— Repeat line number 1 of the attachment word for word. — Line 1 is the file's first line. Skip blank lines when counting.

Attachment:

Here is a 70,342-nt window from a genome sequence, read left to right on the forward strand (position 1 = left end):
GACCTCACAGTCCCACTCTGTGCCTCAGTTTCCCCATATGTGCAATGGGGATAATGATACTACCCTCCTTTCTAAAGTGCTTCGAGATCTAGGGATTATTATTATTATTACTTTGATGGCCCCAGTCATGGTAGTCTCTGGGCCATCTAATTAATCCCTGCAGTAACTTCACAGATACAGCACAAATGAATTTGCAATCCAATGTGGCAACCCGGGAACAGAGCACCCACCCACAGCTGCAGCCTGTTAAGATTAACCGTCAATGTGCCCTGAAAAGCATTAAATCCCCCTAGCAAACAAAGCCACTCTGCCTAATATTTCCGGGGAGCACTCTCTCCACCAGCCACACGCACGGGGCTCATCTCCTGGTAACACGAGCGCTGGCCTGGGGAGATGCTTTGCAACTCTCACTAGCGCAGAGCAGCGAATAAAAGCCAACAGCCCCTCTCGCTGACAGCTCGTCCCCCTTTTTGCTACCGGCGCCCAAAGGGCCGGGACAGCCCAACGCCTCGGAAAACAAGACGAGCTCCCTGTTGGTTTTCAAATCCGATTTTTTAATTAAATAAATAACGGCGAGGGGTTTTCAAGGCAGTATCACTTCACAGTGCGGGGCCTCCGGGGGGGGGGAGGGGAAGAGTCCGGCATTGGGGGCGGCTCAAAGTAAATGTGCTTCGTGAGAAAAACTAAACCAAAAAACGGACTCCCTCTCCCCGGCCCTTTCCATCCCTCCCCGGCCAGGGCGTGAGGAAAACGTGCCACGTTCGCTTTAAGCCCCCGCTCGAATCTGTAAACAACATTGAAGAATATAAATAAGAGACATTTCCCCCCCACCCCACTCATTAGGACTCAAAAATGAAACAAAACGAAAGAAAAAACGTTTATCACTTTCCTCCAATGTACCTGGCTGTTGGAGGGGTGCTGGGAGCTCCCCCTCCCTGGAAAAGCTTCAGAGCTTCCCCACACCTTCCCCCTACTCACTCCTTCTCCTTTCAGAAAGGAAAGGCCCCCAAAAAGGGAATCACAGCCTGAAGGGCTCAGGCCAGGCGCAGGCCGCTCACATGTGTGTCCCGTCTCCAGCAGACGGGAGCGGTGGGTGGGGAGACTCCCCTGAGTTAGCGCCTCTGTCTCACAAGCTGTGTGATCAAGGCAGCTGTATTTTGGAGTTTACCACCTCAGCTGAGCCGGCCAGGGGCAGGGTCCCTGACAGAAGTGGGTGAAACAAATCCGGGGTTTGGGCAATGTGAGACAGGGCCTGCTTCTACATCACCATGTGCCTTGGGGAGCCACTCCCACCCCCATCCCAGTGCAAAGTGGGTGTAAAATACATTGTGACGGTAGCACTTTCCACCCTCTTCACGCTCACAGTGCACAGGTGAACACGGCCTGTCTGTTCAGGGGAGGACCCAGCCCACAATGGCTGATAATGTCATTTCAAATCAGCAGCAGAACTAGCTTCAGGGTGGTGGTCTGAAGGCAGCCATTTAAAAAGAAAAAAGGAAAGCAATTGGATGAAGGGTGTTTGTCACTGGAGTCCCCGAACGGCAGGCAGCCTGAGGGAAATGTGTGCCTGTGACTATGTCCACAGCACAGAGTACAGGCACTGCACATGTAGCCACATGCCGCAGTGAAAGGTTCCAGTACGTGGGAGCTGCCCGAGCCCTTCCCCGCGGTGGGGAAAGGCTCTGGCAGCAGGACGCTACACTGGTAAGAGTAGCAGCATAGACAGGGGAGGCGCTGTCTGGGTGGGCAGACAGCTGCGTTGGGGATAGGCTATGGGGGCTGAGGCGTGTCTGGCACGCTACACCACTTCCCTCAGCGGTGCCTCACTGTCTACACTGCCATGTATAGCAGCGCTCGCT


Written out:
Here is a 70,342-nt window from a genome sequence, read left to right on the forward strand (position 1 = left end):